The pastor, who hails from New Zealand, is the founder of NCIU. Dyson’s own academic qualifications are as dubious — if not more — than Kong Hee’s.
According to NCIU’s latest catalogue, he has a Bachelor’s degree in Theology from Jubilee International Bible College, California, a Masters degree in Religious Education from Jubilee International Bible Institute, California, and a Doctorate in Bible Counselling from Evangelical Theology Seminary, Missouri.
We dug into the NCIU’s archives and this time, it states that Dyson also achieved a Doctor of Divinity (Restoration Church History) from Jubilee International Bible Institute.
The problem is, there has never been a “Jubilee International Bible College” nor a “Jubilee International Bible Institute” in California. A quick search on California’s Business Filings site failed to confirm the existence of these two schools.
Confused, we turned to Google and finally got a hit on “Jubilee International Bible College” — in the Land Down Under.
Records by the Australian Business Registrar revealed that the school was initially registered as “Jubilee International Christian College”. However, from May 1995 to 2001, it was renamed as Jubliee International Bible College.
A search with Florida’s Division of Corporations showed that Dyson once had a registered residence in Australia, one that he used to incorporate NCIU with.
In 1998, the pastor is believed to have moved back to a suburb in Florida, based on a series of annual reports we retrieved.
Then Jubliee International Christian College president Tony Keys described the school on his LinkedIn profile as a college with over 230 students and nine staff members:
We were surprised — for a school with just nine staff members to be able to issue the highest qualification in academia is certainly no mean feat.
As for the Evangelical Theology Seminary (ETS) — the institute where he scored his Doctorate in Divinity — appears to be a degree mill as well.
NTS boasts that one could earn their qualifications “without any on-campus attendance”, but that seems more of a necessity given the absence of a proper campus — the address they provided leads to a P.O. box.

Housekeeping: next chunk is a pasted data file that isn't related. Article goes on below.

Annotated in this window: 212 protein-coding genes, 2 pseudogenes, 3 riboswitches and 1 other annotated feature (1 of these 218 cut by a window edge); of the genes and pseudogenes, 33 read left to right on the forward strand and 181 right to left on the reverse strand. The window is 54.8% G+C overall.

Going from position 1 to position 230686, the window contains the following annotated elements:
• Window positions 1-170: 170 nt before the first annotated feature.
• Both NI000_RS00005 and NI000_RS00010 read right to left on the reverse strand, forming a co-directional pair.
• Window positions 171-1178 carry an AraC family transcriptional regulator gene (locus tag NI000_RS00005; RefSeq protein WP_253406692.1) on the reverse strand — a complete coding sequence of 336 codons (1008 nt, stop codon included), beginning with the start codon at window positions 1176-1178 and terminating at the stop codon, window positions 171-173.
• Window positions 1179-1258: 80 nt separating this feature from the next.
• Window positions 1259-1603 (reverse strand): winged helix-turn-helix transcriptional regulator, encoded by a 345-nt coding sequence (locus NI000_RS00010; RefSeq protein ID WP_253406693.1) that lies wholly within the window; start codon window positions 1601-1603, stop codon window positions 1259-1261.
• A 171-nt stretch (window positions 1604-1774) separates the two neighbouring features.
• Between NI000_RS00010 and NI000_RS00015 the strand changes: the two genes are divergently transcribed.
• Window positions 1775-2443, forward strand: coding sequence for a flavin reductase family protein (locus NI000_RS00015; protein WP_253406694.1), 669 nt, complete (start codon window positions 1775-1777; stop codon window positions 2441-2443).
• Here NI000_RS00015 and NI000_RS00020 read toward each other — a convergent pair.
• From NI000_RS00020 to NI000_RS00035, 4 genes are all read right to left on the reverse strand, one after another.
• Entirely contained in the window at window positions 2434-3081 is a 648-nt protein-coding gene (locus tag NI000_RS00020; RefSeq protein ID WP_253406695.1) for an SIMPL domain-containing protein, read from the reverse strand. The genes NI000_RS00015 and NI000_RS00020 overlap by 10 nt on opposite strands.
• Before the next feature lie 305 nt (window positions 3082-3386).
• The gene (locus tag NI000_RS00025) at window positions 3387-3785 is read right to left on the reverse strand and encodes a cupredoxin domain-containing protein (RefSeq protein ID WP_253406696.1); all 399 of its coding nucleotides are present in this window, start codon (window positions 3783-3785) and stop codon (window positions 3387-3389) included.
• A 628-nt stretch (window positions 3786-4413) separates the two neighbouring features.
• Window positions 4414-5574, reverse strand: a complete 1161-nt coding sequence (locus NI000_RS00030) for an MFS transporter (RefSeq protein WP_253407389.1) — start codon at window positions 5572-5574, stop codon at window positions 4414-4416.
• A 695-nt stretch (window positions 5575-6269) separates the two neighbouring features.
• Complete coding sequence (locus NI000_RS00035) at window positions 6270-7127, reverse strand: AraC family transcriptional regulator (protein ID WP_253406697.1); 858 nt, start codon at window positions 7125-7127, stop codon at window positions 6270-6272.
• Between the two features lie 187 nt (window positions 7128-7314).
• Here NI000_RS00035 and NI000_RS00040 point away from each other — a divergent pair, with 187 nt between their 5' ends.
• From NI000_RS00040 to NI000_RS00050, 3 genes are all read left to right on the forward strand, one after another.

It appears that the founder of NTS, Nathan Killian, once had lofty plans for his institute, but his grand expansion failed to materialise. 13 years after he first drafted his plans for a new facility, the ‘campus’ remains a residential property, according to Google’s listings.
But hang on, what has Dyson got to do with Kong Hee, besides founding the dubious school he got degrees from? His choices aren’t reflective of the Lord Almight-Hee — surely the former isn’t responsible for the actions of the latter, right?
Well, here’s the issue. In a church service on September 23, 2010, it was revealed that Dyson had been an advisor to City Harvest Church for the past few years, holding talks and conducting training sessions for members.
In a Q&A session on relationships, Dyson shared his thoughts on difficult marriage-related issues such as adultery and divorce. He had some choice advice, one of which some women might not take kindly to:
Men, in particular ought to honour their spouse as the weaker vessel, and regard her spiritual growth and maturity as his utmost priority.
He and his wife, Joy, also oversaw the training of about 150 counsellors from CHC, enabling them to “provide pastoral and practical guidance to those in the church who need help”.
Additionally, after digging through NCIU’s pre-2014 archives, we can see that Kong Hee was on the NCIU’s International Board of Reference.
Seems like those two have a little something going on.
In short, Kong Hee got his Masters and Doctorate from a suspicious source, and managed to find someone with an even more dubious CV to help him with his church.
While his history has caught on with some amused netizens, we do wonder if his loyal followers and churchgoers are aware of the controversial pastor’s educational background.
When the result of his appeal is (finally) out, many Singaporeans who are sick and tired of the case will probably be hoping for the prosecution’s eight-year-sentence to stand.
But we won’t be surprised if something miraculous happens and his sentence even gets reduced — After all, he is the man whom God apologised to. Read our story on 10 life lessons from Kong Hee.
Featured image from chc.org.sg